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Lacuna Sustainable Investments is a principal investment firm active in the development and monetization of renewable energy projects throughout North America.

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#Solar100’s Brad Bauer: The Captain James T. Kirk of Solar Finance

Jul 6, 2020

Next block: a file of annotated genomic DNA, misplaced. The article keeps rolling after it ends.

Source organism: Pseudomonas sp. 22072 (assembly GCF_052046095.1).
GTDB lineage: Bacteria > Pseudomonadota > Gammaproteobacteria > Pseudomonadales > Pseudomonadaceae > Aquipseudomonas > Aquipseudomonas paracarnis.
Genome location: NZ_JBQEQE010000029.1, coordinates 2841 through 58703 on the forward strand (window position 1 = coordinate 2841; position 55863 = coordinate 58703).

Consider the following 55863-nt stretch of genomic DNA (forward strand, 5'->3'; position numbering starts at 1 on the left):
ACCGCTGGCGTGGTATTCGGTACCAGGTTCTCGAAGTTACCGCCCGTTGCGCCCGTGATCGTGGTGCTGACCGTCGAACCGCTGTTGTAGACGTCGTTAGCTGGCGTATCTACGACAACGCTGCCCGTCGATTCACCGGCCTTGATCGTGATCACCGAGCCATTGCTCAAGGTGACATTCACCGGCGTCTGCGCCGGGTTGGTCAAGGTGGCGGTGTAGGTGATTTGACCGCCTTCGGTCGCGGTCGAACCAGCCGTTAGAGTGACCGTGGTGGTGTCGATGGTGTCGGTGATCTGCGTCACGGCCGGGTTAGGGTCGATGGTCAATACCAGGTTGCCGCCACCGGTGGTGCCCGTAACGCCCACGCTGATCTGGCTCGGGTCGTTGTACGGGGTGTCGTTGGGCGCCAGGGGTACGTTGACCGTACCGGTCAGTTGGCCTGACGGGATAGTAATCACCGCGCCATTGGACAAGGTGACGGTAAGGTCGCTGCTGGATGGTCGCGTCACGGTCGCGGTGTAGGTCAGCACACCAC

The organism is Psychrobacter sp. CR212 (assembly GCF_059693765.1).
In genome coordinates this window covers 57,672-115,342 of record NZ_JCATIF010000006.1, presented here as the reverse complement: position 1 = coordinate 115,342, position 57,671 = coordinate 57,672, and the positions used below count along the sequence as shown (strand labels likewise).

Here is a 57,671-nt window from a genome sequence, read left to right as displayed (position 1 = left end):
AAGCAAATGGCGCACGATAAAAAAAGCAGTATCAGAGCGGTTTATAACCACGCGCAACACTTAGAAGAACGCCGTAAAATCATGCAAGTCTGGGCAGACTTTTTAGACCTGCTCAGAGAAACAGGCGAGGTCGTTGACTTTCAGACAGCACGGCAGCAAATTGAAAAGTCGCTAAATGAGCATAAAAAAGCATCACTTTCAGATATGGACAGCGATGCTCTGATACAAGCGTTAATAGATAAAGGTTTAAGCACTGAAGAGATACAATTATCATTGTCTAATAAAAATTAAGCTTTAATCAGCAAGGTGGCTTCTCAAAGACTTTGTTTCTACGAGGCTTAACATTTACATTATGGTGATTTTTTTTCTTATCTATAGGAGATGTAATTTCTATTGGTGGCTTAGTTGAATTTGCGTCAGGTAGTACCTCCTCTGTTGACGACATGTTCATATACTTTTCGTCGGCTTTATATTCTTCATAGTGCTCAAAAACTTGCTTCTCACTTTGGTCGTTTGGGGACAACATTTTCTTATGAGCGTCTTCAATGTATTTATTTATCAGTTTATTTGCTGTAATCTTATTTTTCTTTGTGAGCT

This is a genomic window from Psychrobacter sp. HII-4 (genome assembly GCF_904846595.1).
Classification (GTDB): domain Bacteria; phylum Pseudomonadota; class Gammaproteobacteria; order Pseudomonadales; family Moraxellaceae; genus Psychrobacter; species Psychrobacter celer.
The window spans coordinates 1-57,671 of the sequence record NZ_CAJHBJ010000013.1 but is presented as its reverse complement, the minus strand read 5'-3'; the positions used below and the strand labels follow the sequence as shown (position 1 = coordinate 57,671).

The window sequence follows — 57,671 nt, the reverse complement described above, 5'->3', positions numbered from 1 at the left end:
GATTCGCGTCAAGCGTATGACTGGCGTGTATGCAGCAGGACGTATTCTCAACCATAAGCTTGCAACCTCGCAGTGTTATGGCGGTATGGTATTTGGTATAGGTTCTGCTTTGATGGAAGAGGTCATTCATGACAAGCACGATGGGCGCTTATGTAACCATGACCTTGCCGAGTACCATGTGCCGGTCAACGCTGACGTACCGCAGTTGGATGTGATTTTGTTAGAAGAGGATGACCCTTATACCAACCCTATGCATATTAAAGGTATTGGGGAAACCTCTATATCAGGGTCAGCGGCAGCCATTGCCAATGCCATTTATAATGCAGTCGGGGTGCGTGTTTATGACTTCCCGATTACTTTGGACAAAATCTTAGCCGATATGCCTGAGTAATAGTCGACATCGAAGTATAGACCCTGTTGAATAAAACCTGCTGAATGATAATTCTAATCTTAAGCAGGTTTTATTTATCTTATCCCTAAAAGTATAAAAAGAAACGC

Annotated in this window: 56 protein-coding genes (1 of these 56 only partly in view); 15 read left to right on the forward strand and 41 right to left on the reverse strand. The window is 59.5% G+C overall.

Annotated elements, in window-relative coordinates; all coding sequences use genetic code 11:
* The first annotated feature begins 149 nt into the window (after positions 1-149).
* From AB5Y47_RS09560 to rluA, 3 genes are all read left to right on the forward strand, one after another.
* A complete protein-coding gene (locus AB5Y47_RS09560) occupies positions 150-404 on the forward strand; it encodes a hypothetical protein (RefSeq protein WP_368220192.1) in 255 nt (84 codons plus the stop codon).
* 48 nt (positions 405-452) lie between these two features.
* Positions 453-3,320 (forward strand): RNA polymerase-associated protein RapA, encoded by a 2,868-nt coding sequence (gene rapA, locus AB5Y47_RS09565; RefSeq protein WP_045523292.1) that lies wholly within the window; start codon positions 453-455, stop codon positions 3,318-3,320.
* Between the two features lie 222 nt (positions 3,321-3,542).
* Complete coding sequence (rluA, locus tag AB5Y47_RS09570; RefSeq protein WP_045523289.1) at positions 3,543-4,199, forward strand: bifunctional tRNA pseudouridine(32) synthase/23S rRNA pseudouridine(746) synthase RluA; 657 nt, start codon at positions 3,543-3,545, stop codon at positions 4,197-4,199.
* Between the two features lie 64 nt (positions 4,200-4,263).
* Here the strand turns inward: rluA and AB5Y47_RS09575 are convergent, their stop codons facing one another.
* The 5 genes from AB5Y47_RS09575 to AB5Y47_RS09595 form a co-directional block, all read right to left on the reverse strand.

In this #Solar100 interview, Richard Matsui, Founder and CEO of kWh Analytics, speaks with Brad Bauer, Co-Founder and Partner of Lacuna Sustainable Investments. Richard MatsuiJuly 06, 2020 As one of the first investors in the U.S. solar market, Brad Bauer’s led teams to “boldly go where no one has gone before.” In his fifteen years working in renewables, Bauer co-founded one of the industry's first private "YieldCos", raised nearly a billion dollars for one of solar's brightest burning stars, and started a new company built on the lessons learned from the last one. In this #Solar100 interview, Bauer discusses lessons learned from Cypress Creek, the evolving market structure of the solar industry, and the future of development capital. *** Starting out in renewables Richard Matsui: You majored in political science and economics, got your JD, then started your career at KPMG focusing on M&A. When did you first decide to work in renewables? Brad Bauer: I started out working at a law firm in Boston then tagged along with my then-girlfriend, now wife, when she finished school and started practicing in San Francisco. I wasn’t enamored with practicing law — it certainly wasn’t something I wanted to do for the rest of my life. So I joined KPMG, one of the Big Four accounting firms and was admitted to the partnership a few years later. KPMG was a really incredible place, as it gave me the opportunity to build a proactive practice focused on increasing project returns and corporate profitability and afforded me the opportunity to work with large company CFOs and board directors at a really young age. I realized what I enjoyed most about my work was the creativity required to advise sponsors and investors on project-based transactions. I didn’t work on any solar projects at KPMG but was involved in what were, at the time, some good-sized wind transactions. I left KPMG thinking solar had many of the attributes that made wind attractive and thought I’d have a chance to use what I’d learned and the relationships I’d built in solar. After leaving KPMG I co-founded MP2 Capital, which was one of the first equity investors in U.S. solar assets. There I had the opportunity to partner with Mark Lerdal, a brilliant lawyer and executive, not to mention a great person, and Jeffrey Glavan. We weathered the global financial crisis and developed a good sized portfolio of operating assets that we sold-off in a piecemeal fashion throughout 2014 and 2015. Following that, I took a year off before joining Cypress Creek Renewables, where I was the Chief Capital Markets Officer and a member of the Board of Directors. While there we raised $450 million of corporate debt and another $300 million of equity. I left Cypress last summer and formed Lacuna Sustainable Investments with Patrick McConnell and David Riester. We closed our fund in March of this year. Cypress Creek: The thesis and the whipsaw RM: I’d love to hear your experience of Cypress Creek, starting with the early days of the startup and its thesis. BB: What made Cypress unique was the identified opportunity to build solar at scale, quickly. We sold MP2 Capital because we didn’t see a path to scale without a great deal of third-party capital and resulting loss of control. Cypress, on the other hand, invested in a nascent market that evolved into a fantastic market, and used the resulting development investments as collateral for its initial corporate facility. As the development investments matured, the company was able to borrow more money, which fueled additional investment. The market, of course, was North Carolina, where the combination of the public utility commission’s implementation of PURPA, the North Carolina state tax credit, the federal tax credit, and to a more limited extent, the state RPS and property tax abatement, created the market. In many ways, North Carolina was the perfect opportunity: Not only did you have the financial characteristics just mentioned but you also had plenty of inexpensive land, clear interconnection and entitlement processes and reasonable labor costs. The speed at which equipment prices dropped didn’t hurt either. All this allowed Cypress to acquire, build, and finance a large number amount of assets in a short period of time. It was a uniquely exciting and yet unsustainable opportunity, with an unbelievably talented group of people motivated to do great things. RM: As Cypress grew its headcount to 400+ people, everyone in the industry was talking about Cypress. Invariably the conversation would involve some version of, “Wow, that is incredibly aggressive growth,” followed immediately by, “But the team there is really strong.” I’m not a project developer myself so I can’t assess development skill, but I do closely observe reputations. Despite having such a strong team, things didn’t go to plan. What happened? BB: Ultimately, Cypress developing at scale outside of North Carolina, while managing the growing cost structure, was problematic. And saying Cypress was a pure greenfield developer is a bit of a misnomer. While there was some early-stage development at work, Cypress had access to capital (corporate and project level) and went out and acquired projects from local developers at a pace and volume tacked to maximum use of available capital. The sheer number of acquisitions and the resulting need to move a large number of small projects through the system led the company to build an army of people focused on all aspects of design, engineering, construction and financing. And for a time it worked, when the market was lucrative and conditions relatively static. Unfortunately, value is ultimately determined at the company, rather than project level, and if your cost of production exceeds the value of what you have produced, well, that’s not a good thing. The board dynamic was tough as the equity chose growth over value creation, the lenders took a laissez faire approach based on their underwriting of asset values, and both decided to ignore the reality that the North Carolina market was unique and unlikely replicable elsewhere. As it turned out, the North Carolina market changed for the worse, new markets did not develop, asset valuations were overly optimistic and the company could not keep up with the constant need for capital. As a result, the company’s lenders became the equity and have spent the past couple years in the market looking for answers. Cypress’s cost structure wasn’t that of a successful developer. It was structured more along the lines of a manufacturer with disparate groups tasked with moving a large number of small projects through design, engineering, construction and financing. Definitely not the sort of lean, value-creation focus one sees in a successful developer. While we did raise some preferred equity late in the life-cycle, for most of its existence the company was funded almost entirely with debt, and a lot of it. To service the debt, it had to maintain a constant velocity and volume of projects that would generate a projected value. Overly optimistic assumptions as to development timelines, megawatts or project values create massive problems when you have high SG&A and quarterly interest obligations. If the sale market slows, a market doesn’t materialize or financing assumptions decline, the only way to meet your fixed and variable cost demands is to raise additional capital. As these things occurred, the company needed more, and more, and more money. But absent profits or value creation, this became an uphill battle. Development takes time and valuation is dynamic. So if you’re not able to build as many assets as you thought as quickly as you thought, and they don’t have as much value as you thought, it’s a whipsaw. You’re in trouble. Cypress Creek: the lessons learned RM: You seem to be pointing out two sides of the same coin — the aggression is what enabled Cypress to have that scale of impact, but it also created some structural challenges. When you take a step back, what lessons do you draw from that? Because in the end it’s not as simple as, “Don’t be aggressive,” right? BB: Absolutely. Lesson number one: Profitability, value creation, and liquidity are absolutely necessary for long-term success. If you’re not profitable or if you’re not creating value you are not going to have access to the cash you need for very long, And without it you are not going to survive. Lesson number two: Even a great culture needs a strategy. Cypress had an incredible group of extraordinary professionals focused on doing great things. A really great culture. Lesson three: Just because someone is willing to loan you money doesn’t mean you should take it. Lesson four: Owning assets isn’t for everyone. If you think it is for you, you need to know what you’re trying to accomplish. Why do you want to own the asset ? Can you afford to own the asset? What are you going to do with the asset? Are you the best, cheapest, owner of the asset? Is ownership the highest and best use of your limited resources? Lesson five: People who don’t prepare for a rainy day just haven’t been around solar long enough. This goes to capital structure. Make sure you are capitalized such that you can thrive in good times and survive the rocky ones. And choose the right partners. Ultimately, you’ve got to focus on your bottom line; take actions consistent with your short- and long-term goals; make sure if you take other people’s money you have a good use for it; and prepare for the inevitable cloudy day so you can get to the other side. RM: I’m reminded of a previous #Solar100 interview with Ed Feo , in which he said that having a fixed annual megawatt target is a fundamental mistake for a development business, simply because markets change constantly. How do you think about that? BB: I agree. It comes down to capital structure. If you are capitalized with debt, the die is cast. You need to build X megawatts at Y margin in order to meet SG&A and capital obligations. If the markets change, you are in trouble. If you can’t meet your capital obligations, you are in trouble. That’s the challenge. People love the idea of preserving equity upside but often fail to recognize how it impacts risk. It is hard to get off the debt treadmill. A capital raise feels great, but investors and lenders expect returns of and returns on capital, and if you are not creating value in excess of these amounts all you are doing is making money for others. Evolution of the soalr market's structure RM: You’ve written about choosing development capital paths , and I thought this line was really well put: “Alas, conservatism and prudence are not the first two words that come to mind when one considers developers, so the growth treadmill is common.” I’m intensely interested in theories of how the market structure of our industry will evolve, and so I really enjoyed the 3-part series your firm published on the future of development capital. Clear thinking is hard to come by. Can you outline that thesis? BB: In a sentence, it is that your choice of how you capitalize your company and assets ultimately dictates the actions you need to take. Developers frequently take the road that offers the greatest possible upside, but don’t think about how capital structure creates risk in achieving that upside. In that paper, we posit that anytime you take somebody else’s money, you’re giving up something. And you have to understand what it is that you’re giving up and how that impacts you personally. Which I think Dave, who wrote the article, does a great job of laying out. Development is an incredibly cash-intensive business, and when you’re short on cash it ultimately takes away opportunities. So you really have to be thinking about capitalization at all times. There is no one right answer by any stretch of the imagination, but there are a few answers: Self-financing, if you can do that, is absolutely fantastic, but you have to have a lot of conviction or you need to have a heck of a lot of money. For developers trying to raise cash at the corporate level, you have to have a heck of a good thesis and you have to have a market that you can “exploit” and not have bigger dreams of going outside that market at the outset. Selling to larger developers can be a great situation, though it’s fraught with challenges because everybody is competing for capital. That inevitably creates a project hierarchy, and capital flows to the highest and best opportunities. And once your project is in somebody else’s pool, you’ve lost control over it. Raising project-level development capital is challenging and costly, but it does allow for some of the benefits of both self-financing and corporate-level financing. It allows you to control your own destiny to a greater extent. RM: The article raised an interesting analogy with tech, real estate, and pharma: in other industries you see the emergence of early stage, true equity risk capital. Equity capital is able to take on that risk, despite the unique complexities to each of those asset classes. Why has third-party development equity been so scarce for our industry? I understand why it took a while for tech VC to emerge, but power plant development has existed for a long time. BB: I think it comes down to the risk-adjusted return potential and the effort required to source, diligence and monetize the investments. When you think about an early-stage technology or biotech investment, there is often an established market for the investment and a single investment can carry an entire fund. There’s effectively unlimited upside to those investments because of the nature of what’s being produced. In contrast, solar and storage development investments are pretty complicated and painful to invest in; it’s niche work with a lot of documents and models. There’s binary risk. The check sizes are pretty small. It’s a tough space to deploy large amounts of money, and there is a limitation on the upside potential of the investments. Along these lines it is not difficult to imagine owners and developers looking to Solar Revenue Puts as a means of eliminating downside risks, which would, in turn, improve risk-adjusted returns for investors and decrease capital costs for developers. Marketplace dynamics also change rapidly. As off-take contract terms get shorter and shorter, investors are who want to deploy money into the U.S. solar market are being forced to take more and more merchant risk, which will create winners and losers. RM: I think the “low-upside, high-downside” observation is very astute; I haven’t heard it before. On merchant risk, I’ve been astounded by how quickly equity went from taking zero merchant risk to accepting the highest merchant curve it can find. One would have to assume the next logical step will be for investors to accept Ventyx at 3x. Over the past three years there has been a strong shift toward tie-ups between developers and long-term asset owners. The asset owner’s motivation is clear: access to deal-flow. But it’s less clear to me why developers have taken this path. BlackRock with Distributed Solar Development; Capital Dynamics with Sol Systems; Osaka Gas with SolAmerica. What changed on the developer’s side? BB: Fundamentally, it’s a need for capital. Development pipelines are a very thirsty plant: they need a lot of cash at the outset, and even more cash as they mature. Most developers don’t have the cash to handle the magnitude of investment required to support PPA deposits, hedge deposits, and interconnection deposits on a project or portfolio basis. Further, as we’ve discussed, there are so many variables to juggle while developing solar. Locking in perhaps the biggest one — buyer pricing assumptions — even if it is not the top of the market, can be very attractive. Why the solar sector may remain fragmented RM: Does solar development become more or less fragmented over time? What I find fascinating about your post is that while it’s become less fragmented recently, it would appear that you think there will be more. BB: Large developers that can create a great deal of “product” for long-term investors are incredibly attractive. However, development is primarily local, and large national developers are hard-pressed to make that work. We’ve all seen this play out over the last 10 years. The entrepreneurial nature of developers is that they generally want to be small shops. Developers want to take as much risk as they can — preferably with other people’s money — and taking project-level capital creates that opportunity. As the projects move toward NTP, the check sizes become larger and larger, and at that point in time you hope to be able to find the right long-term owner, as opposed to having that middle step along the way where it goes from local developer who created the opportunity, who sells it to the larger developer who takes their cut, and then it is ultimately sold to the right long-term owner. If the developer can skip that middle step there’s more money in the deal for them. RM: If your thesis is correct and third-party development capital continues to grow in share, what are the second-order effects that you anticipate? For example, do you see more “Cypress Creeks”, development platforms-turned-asset owners, emerging? BB: A successful development business must be good at managing capital and risk. As companies grow and attempt to capture more and more of the value chain, the necessary focus is often lost. So the core question has to be whether vertically integrated developers/IPPs can be as efficient and disciplined as necessary to be successful. Can they determine how best to allocate finite resources in a manner that allows them to be profitable and create equity value? It is hard to think of an example of a large developer that has gotten this right in the solar space. The pages of solar magazines are filled with people who had aspirations of greatness but were unable to make it happen. Energy markets in the U.S. are fragmented, ebb and flow with public policy, and it is tough for large organizations to manage this dynamic. In contrast, smaller organizations that are nimble, quick, and have access to capital are often better positioned for success. It is certainly possible that policies, economics, or costs will change in a way that means large national developers and IPPs will have an advantage, just as it is possible that efficient organizations will grow out of new markets. But I think the former is going to take some time and the latter seems rather unlikely. So my money’s on the smaller nimble shops who pursue the right opportunities, pick the right partners and have the capital necessary to turn ideas and opportunities into projects.